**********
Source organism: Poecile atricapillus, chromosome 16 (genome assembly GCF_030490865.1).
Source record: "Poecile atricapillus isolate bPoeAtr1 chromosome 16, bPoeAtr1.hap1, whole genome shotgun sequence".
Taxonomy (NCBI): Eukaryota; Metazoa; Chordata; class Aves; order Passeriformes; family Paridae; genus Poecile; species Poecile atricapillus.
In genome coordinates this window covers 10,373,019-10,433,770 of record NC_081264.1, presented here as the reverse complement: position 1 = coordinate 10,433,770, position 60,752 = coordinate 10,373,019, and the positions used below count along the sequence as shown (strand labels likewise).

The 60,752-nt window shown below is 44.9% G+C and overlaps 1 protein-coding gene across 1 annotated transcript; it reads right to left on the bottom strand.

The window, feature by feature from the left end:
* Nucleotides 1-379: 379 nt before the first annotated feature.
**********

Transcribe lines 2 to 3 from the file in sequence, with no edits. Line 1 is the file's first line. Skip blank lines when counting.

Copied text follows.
Source record: "Poecile atricapillus isolate bPoeAtr1 chromosome 16, bPoeAtr1.hap1, whole genome shotgun sequence".
Taxonomy (NCBI): Eukaryota; Metazoa; Chordata; class Aves; order Passeriformes; family Paridae; genus Poecile; species Poecile atricapillus.